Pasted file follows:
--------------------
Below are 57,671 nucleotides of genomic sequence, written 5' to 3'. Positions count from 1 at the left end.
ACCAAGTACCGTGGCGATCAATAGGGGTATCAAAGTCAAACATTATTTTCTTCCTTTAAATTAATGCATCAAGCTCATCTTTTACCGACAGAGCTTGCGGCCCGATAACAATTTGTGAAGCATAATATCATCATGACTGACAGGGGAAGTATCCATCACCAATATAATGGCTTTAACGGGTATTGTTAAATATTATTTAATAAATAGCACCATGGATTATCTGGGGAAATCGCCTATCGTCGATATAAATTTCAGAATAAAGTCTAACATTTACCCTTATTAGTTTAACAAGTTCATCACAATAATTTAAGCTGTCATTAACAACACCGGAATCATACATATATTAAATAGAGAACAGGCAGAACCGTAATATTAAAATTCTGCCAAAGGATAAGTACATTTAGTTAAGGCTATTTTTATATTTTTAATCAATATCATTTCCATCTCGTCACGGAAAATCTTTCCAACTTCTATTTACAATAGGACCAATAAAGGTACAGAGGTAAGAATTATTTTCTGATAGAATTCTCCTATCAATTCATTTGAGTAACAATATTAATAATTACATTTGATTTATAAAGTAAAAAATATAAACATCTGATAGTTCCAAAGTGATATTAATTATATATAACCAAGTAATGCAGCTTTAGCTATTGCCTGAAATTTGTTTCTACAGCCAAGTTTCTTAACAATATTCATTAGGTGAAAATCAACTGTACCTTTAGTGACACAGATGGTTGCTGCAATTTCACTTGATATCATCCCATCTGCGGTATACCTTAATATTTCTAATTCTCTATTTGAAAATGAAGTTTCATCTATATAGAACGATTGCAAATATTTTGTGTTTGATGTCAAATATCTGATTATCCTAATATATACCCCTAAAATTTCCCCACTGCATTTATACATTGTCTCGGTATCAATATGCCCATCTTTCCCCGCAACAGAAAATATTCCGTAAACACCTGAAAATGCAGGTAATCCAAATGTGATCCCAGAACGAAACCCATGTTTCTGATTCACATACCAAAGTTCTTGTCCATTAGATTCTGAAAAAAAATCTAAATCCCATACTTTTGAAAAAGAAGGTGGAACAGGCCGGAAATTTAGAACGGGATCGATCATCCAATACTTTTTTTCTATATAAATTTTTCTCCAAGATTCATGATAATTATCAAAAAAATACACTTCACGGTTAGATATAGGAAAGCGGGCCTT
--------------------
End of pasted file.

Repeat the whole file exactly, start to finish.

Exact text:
Below are 57,671 nucleotides of genomic sequence, written 5' to 3'. Positions count from 1 at the left end.
ACCAAGTACCGTGGCGATCAATAGGGGTATCAAAGTCAAACATTATTTTCTTCCTTTAAATTAATGCATCAAGCTCATCTTTTACCGACAGAGCTTGCGGCCCGATAACAATTTGTGAAGCATAATATCATCATGACTGACAGGGGAAGTATCCATCACCAATATAATGGCTTTAACGGGTATTGTTAAATATTATTTAATAAATAGCACCATGGATTATCTGGGGAAATCGCCTATCGTCGATATAAATTTCAGAATAAAGTCTAACATTTACCCTTATTAGTTTAACAAGTTCATCACAATAATTTAAGCTGTCATTAACAACACCGGAATCATACATATATTAAATAGAGAACAGGCAGAACCGTAATATTAAAATTCTGCCAAAGGATAAGTACATTTAGTTAAGGCTATTTTTATATTTTTAATCAATATCATTTCCATCTCGTCACGGAAAATCTTTCCAACTTCTATTTACAATAGGACCAATAAAGGTACAGAGGTAAGAATTATTTTCTGATAGAATTCTCCTATCAATTCATTTGAGTAACAATATTAATAATTACATTTGATTTATAAAGTAAAAAATATAAACATCTGATAGTTCCAAAGTGATATTAATTATATATAACCAAGTAATGCAGCTTTAGCTATTGCCTGAAATTTGTTTCTACAGCCAAGTTTCTTAACAATATTCATTAGGTGAAAATCAACTGTACCTTTAGTGACACAGATGGTTGCTGCAATTTCACTTGATATCATCCCATCTGCGGTATACCTTAATATTTCTAATTCTCTATTTGAAAATGAAGTTTCATCTATATAGAACGATTGCAAATATTTTGTGTTTGATGTCAAATATCTGATTATCCTAATATATACCCCTAAAATTTCCCCACTGCATTTATACATTGTCTCGGTATCAATATGCCCATCTTTCCCCGCAACAGAAAATATTCCGTAAACACCTGAAAATGCAGGTAATCCAAATGTGATCCCAGAACGAAACCCATGTTTCTGATTCACATACCAAAGTTCTTGTCCATTAGATTCTGAAAAAAAATCTAAATCCCATACTTTTGAAAAAGAAGGTGGAACAGGCCGGAAATTTAGAACGGGATCGATCATCCAATACTTTTTTTCTATATAAATTTTTCTCCAAGATTCATGATAATTATCAAAAAAATACACTTCACGGTTAGATATAGGAAAGCGGGCCTT